Interesting. I never thought of any of this, but it makes sense. I guess I figured a narcissist “becomes” one in later years- 30s or 40s, and the media has told us so little about what Gabby was like, or Brian Laundrie. He looked very introspective and quiet, kind of like a friend of mine who’s about the polar opposite of a narcissist. But why leave her way out west? Why take her van back and not her? And talking about her OCD was odd. Why flee? (Yes, I know.) As a gay male, I remember the belittling and blaming, guilt-throwing from one relationship, lasting five years. I even wrote about that, giving it to two characters in my first book. I still do hope they find Brian, and he is OK. Sounds bad, but I thought he might end up a suicide- but narcissists don’t do that much, it seems.

    Liked by 1 person

    1. Carrie Reimer Post author

      Initially I thought they would find him dead from suicide but as time as gone on, and knowing his parents helped him escape, I believe he is just hiding somewhere.
      I think eventually they will find him and he will have some wild story about what happened. A narcissist doesn’t usually commit suicide because they feel they are too “special” to die and too smart to get caught.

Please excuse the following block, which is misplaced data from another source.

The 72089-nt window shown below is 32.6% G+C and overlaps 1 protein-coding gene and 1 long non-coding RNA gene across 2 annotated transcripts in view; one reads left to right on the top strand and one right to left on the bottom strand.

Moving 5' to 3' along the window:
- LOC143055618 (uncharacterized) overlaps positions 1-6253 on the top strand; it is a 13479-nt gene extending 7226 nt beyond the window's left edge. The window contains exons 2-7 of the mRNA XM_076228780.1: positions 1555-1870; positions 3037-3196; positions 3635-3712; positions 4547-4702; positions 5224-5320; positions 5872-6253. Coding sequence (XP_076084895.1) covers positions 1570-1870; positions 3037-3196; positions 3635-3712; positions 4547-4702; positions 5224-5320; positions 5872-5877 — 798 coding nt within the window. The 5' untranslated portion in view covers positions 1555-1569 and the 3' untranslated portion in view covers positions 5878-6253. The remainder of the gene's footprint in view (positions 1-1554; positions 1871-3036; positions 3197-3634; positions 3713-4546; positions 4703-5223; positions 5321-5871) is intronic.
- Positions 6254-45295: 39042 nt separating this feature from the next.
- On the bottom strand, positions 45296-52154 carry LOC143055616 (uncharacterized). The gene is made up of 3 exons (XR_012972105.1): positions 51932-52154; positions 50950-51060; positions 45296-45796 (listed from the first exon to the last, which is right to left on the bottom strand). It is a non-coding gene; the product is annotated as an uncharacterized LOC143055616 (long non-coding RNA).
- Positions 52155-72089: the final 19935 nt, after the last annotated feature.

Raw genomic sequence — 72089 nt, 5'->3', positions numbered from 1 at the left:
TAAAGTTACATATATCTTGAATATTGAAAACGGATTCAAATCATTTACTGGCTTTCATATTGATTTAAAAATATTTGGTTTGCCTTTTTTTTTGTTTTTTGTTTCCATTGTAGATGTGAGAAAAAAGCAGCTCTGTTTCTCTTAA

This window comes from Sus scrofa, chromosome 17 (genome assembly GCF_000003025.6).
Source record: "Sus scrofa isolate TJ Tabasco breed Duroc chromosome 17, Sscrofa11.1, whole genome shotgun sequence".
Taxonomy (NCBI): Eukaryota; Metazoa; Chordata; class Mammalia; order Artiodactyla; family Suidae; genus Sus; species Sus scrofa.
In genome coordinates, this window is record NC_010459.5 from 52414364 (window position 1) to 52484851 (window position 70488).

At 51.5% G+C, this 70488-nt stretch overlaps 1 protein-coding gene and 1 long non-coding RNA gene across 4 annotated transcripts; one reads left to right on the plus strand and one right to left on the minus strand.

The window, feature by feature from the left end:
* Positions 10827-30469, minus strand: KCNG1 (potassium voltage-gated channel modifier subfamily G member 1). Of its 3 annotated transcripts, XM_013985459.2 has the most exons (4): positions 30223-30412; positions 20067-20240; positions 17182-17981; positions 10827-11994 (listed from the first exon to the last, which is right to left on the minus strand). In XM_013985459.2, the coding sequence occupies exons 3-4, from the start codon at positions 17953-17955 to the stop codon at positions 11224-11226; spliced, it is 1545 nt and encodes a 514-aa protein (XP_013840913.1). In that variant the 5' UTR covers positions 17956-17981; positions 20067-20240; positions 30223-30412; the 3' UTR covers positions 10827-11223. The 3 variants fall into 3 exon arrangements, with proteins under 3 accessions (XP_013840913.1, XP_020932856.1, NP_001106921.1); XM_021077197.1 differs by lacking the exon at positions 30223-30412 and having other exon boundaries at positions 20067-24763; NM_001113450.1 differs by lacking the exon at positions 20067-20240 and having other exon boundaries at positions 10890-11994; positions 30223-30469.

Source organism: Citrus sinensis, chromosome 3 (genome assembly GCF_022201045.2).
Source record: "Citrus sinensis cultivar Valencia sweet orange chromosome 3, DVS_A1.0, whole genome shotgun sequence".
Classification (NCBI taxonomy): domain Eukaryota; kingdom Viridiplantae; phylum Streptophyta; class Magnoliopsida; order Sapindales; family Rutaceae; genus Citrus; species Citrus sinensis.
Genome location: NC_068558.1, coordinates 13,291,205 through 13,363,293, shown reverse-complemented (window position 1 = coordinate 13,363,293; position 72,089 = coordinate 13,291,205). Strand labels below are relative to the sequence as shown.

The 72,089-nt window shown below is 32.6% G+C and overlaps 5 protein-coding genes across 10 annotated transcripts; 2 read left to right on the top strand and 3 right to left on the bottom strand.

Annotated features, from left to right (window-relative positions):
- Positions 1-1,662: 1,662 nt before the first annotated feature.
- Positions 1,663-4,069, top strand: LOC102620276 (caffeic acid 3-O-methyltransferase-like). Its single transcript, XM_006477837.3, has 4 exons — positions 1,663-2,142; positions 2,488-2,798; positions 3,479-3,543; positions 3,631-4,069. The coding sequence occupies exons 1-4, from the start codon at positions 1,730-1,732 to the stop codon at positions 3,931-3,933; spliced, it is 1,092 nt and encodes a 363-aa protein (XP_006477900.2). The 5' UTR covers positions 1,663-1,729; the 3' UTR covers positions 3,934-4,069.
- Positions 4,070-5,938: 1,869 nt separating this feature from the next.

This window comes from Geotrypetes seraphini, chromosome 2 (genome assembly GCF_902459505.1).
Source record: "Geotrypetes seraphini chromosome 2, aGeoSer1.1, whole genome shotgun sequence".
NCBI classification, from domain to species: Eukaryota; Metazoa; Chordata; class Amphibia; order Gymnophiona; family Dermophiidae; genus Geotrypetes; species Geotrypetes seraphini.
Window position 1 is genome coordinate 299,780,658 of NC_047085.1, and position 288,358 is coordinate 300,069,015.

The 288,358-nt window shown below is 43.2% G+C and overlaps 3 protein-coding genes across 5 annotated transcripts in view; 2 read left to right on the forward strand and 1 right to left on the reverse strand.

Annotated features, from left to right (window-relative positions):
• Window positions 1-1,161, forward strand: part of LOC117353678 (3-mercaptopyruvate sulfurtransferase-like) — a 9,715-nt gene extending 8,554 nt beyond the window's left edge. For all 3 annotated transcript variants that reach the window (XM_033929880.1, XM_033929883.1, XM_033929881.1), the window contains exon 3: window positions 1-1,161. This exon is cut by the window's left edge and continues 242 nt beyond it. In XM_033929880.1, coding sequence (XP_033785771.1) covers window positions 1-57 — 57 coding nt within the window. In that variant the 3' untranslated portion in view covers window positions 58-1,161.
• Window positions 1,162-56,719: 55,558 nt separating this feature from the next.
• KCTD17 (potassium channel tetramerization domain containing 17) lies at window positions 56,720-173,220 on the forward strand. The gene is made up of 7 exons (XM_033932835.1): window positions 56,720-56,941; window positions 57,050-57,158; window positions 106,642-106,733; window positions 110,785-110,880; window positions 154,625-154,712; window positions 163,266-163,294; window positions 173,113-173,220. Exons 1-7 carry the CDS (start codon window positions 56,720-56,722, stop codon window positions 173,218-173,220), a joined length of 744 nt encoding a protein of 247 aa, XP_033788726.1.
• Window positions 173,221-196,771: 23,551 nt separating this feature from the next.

2. Ellebelle2015

    Carrie, I translated this through Google translate. I wanted to share this with you.Hope you receive this. Greetings, Elisabeth TekstvertalingNEDERLANDS GEDETECTEERDswap_horizENGELSBrontekstclearvolume_up4093 / 5000Vertaalresultatenquicksand Narcissists and psychopaths blow the foundations of human intercourse (how we interact with each other). It is precisely this dynamic that makes it so difficult for many people to understand this form of abuse.

    As a person you want certainty, everyone wants that. "I greet the other, the other greets back," and if the other doesn’t greet back properly, you lose your balance. You check the reasons why the other person might not be able to say hello back, and one of those reasons is “Did I do something wrong?” If so, you can fix it. Then the other person will say hello and everything will be normal again.

    You cannot live as a human being if things that are normally taken for granted suddenly become unsettled. You do everything; work, maybe raising children, housework, hobbies, and if that were to be added to the fact that you can expect the opposite of what is normal with every interaction with that other person, well… that will be debilitating.